Dismantling the classics program has proved especially controversial in light of the school’s Jesuit mission. Saint Ignatius Loyola, who founded the order, wrote, “Since both the learning of theology and the use of it require, especially in these times, knowledge of humane letters and the Latin and Greek languages, there must be capable professors of these languages, and that in sufficient number.” The academic council of the College of Arts and Sciences at Loyola has voted unanimously to oppose the closing of the department.
“Cutting classics has made other departments very nervous,” says Hugh Miller, a philosophy professor who chairs the academic council, “because here is a department that is central to the school mission, and it could be cut. What’s next?”
Some faculty are dismayed that such a severe move is being implemented by an administrator who’s being forced out by student protests and faculty votes of no-confidence. Communications professor Mark Pollock, who serves as vice president for the chapter of the American Association of University Professors that governs Loyola’s campus in Rogers Park, says the AAUP has passed a resolution urging that cuts be postponed until the new president takes over. But Timothy O’Connell, whose Committee on Academic Review and Planning (CARP) recommended some cuts in the classics department last fall, isn’t interested in waiting for Garanzini. “If it’s a good idea, we should proceed whether or not the new administration is here,” he says. “If it’s a bad idea, it shouldn’t be done now or ever.”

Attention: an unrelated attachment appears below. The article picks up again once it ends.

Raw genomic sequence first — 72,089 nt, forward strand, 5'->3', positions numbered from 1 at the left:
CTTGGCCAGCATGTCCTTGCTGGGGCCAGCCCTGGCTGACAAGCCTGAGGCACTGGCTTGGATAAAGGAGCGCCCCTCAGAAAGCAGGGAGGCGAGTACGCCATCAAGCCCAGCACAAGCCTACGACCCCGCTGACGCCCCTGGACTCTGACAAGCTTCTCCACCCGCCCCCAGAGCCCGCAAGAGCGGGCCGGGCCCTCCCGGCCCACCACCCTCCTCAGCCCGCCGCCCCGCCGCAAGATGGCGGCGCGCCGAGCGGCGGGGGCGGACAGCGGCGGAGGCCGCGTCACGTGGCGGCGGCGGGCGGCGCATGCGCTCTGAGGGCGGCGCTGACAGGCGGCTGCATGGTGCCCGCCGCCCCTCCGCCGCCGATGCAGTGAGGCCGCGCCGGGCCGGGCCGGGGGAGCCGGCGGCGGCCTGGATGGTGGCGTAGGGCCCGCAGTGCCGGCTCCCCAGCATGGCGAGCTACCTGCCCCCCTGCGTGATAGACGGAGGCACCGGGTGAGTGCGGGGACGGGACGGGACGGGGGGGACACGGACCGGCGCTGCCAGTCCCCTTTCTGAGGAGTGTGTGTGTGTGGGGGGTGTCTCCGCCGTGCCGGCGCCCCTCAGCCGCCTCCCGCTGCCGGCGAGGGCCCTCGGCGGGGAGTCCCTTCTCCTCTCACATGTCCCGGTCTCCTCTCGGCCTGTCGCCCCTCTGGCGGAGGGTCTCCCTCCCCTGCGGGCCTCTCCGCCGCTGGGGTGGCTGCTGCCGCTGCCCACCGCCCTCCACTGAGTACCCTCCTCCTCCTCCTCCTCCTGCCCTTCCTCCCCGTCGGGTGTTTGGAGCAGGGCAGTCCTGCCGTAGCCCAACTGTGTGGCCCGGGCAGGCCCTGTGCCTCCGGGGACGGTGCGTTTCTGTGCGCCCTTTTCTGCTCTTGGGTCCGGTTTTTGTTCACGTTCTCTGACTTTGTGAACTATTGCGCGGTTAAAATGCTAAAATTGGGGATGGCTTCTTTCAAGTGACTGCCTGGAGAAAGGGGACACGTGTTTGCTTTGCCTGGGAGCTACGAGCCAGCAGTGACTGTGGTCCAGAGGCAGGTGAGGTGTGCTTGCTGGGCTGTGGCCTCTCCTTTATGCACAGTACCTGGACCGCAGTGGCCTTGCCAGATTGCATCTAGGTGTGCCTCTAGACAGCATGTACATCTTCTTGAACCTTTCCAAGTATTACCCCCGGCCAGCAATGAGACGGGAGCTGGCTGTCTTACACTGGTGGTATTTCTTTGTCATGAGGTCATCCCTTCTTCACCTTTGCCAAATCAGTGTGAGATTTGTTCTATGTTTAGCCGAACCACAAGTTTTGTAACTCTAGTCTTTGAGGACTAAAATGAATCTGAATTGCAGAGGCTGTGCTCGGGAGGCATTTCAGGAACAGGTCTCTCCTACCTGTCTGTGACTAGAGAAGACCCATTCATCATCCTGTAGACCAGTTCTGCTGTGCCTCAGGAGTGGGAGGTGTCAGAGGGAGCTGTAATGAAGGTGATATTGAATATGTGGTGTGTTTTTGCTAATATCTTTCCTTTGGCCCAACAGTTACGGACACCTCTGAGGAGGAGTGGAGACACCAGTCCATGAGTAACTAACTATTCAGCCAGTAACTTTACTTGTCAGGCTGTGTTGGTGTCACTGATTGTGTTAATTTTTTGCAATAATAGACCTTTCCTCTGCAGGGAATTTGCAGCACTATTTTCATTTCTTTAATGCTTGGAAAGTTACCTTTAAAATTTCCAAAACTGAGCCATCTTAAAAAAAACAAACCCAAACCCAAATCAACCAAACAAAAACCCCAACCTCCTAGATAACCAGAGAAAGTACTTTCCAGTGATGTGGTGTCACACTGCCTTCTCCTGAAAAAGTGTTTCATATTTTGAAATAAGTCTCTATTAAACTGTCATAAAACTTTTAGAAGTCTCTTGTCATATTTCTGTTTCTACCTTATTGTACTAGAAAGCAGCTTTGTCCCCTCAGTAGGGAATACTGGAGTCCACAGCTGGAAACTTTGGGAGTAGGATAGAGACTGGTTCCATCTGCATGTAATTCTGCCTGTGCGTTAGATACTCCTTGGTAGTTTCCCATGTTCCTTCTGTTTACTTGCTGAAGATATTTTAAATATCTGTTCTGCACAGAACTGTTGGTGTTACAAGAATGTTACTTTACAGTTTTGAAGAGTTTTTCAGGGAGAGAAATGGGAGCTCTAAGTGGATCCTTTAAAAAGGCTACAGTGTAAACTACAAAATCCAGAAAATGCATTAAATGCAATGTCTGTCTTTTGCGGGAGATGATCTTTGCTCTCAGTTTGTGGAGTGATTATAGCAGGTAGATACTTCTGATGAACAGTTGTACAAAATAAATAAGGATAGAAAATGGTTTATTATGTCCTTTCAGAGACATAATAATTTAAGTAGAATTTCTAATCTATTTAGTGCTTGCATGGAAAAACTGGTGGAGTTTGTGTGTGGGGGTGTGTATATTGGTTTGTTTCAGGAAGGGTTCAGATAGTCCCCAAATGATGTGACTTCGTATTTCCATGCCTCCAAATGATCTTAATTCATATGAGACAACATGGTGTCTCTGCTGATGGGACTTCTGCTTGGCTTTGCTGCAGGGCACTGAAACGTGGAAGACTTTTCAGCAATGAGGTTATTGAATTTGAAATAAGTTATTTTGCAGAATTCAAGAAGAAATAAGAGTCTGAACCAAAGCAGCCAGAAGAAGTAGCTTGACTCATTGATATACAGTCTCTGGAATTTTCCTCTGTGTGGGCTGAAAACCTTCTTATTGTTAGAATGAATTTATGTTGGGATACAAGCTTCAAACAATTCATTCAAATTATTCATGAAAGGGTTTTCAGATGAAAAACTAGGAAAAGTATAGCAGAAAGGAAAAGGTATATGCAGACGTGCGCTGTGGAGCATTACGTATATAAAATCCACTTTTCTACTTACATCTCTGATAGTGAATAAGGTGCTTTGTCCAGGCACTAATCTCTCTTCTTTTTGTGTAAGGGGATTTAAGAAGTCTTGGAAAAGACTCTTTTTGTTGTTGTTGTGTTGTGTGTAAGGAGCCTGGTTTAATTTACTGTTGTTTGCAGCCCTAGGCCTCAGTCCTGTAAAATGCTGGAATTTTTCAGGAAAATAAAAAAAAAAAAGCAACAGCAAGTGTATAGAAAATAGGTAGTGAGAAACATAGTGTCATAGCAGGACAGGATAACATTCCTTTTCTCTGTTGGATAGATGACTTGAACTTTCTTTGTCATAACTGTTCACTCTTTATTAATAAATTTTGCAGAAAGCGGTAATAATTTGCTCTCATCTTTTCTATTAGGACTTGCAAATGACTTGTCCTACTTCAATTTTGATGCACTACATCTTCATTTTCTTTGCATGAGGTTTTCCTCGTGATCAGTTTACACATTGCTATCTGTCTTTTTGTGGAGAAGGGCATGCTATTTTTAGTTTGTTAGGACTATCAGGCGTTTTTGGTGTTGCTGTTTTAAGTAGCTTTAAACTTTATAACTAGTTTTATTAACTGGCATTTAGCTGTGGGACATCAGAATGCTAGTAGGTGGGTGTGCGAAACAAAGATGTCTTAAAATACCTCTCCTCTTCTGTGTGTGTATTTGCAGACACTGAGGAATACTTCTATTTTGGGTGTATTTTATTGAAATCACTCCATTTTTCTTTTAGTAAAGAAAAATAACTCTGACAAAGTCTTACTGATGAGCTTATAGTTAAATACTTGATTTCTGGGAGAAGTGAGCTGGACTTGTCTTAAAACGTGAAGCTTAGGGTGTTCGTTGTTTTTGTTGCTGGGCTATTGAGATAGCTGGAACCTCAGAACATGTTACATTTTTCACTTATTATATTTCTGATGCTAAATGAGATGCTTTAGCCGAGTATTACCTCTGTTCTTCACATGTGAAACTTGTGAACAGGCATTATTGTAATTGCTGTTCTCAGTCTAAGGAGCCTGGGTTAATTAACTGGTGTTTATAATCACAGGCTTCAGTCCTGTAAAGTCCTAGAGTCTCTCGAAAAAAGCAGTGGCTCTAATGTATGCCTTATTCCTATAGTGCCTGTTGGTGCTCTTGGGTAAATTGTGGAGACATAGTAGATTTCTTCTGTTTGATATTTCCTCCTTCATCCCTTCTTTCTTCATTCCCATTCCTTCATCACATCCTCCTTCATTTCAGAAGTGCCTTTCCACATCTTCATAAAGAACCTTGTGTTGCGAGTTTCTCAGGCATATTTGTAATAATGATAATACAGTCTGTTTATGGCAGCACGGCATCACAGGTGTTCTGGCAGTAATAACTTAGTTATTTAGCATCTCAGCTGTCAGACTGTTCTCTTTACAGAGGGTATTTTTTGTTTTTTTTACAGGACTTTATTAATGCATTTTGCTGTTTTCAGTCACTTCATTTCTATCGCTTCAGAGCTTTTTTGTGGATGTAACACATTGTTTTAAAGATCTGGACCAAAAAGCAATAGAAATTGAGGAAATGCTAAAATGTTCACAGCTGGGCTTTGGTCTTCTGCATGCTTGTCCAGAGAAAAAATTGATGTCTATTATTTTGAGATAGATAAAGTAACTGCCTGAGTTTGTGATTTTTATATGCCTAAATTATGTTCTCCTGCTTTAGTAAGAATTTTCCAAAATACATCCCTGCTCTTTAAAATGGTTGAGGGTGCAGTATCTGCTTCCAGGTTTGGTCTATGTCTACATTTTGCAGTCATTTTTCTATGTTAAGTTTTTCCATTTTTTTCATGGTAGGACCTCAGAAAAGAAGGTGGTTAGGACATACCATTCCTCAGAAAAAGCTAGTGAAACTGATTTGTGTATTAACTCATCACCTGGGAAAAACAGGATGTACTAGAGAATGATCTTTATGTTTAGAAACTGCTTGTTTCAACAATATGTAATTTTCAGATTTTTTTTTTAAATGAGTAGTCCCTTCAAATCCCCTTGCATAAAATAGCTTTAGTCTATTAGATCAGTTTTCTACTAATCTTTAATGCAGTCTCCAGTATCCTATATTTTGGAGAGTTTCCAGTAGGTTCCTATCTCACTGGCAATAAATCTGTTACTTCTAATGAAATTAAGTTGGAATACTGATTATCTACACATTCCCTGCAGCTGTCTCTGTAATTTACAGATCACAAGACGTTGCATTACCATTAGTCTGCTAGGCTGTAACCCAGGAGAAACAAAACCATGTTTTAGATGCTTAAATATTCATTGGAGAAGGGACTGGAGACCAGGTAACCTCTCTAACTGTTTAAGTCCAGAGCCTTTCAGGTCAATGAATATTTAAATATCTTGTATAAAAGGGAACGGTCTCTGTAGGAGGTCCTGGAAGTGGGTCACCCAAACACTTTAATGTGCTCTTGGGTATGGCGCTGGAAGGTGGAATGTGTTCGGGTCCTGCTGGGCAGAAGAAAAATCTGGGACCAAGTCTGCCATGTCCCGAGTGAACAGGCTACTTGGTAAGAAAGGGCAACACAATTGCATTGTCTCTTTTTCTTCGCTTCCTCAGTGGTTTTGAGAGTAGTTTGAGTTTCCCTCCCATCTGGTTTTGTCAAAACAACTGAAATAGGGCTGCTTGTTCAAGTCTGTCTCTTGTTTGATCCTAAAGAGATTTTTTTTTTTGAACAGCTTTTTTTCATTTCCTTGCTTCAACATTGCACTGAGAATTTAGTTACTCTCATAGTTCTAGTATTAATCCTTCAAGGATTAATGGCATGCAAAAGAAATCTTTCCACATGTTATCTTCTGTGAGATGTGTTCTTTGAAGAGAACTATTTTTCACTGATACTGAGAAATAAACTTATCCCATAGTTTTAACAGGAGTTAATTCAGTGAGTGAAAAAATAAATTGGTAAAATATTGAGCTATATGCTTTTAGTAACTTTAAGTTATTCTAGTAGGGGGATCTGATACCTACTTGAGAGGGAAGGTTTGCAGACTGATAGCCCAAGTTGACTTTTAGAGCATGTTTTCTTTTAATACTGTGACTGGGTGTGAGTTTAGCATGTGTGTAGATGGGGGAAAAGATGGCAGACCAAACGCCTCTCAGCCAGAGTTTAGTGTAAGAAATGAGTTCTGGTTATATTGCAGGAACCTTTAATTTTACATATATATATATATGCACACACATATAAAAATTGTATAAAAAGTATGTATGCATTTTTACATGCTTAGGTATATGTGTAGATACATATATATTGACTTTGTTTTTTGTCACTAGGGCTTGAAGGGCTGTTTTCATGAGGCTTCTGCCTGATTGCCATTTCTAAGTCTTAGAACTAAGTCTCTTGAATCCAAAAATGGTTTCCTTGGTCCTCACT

Garanzini is popular with the faculty who have met him, and some faculty leaders have discussed the classics situation with him behind closed doors. But the incoming president, contacted by E-mail at Georgetown, says he’s too busy in his current position to understand exactly what’s happening at Loyola. “The review processes have a long history, and I know faculty have been involved throughout this time,” he writes. “Were they fair or meticulously followed? I cannot tell from here. The mail I receive concerning the classics department is so full of contradictory information, that is, information that contradicts what I know to be some of the facts, that I have decided I am not in a position to comment on the adequacy or the wisdom involved here.”
The debate on campus will continue until at least May 15, the earliest date Larry A. Braskamp, Piderit’s senior vice president for academic affairs, can take action to close the classics department. He refuses to comment before then, calling the matter a faculty issue, yet Hugh Miller says many faculty are upset that Braskamp recommended the closing without informing or consulting the academic council. When DeRousse and the other students crashed the SCC meeting on March 22, Braskamp said he wasn’t aware of the council’s unanimous vote against the decision.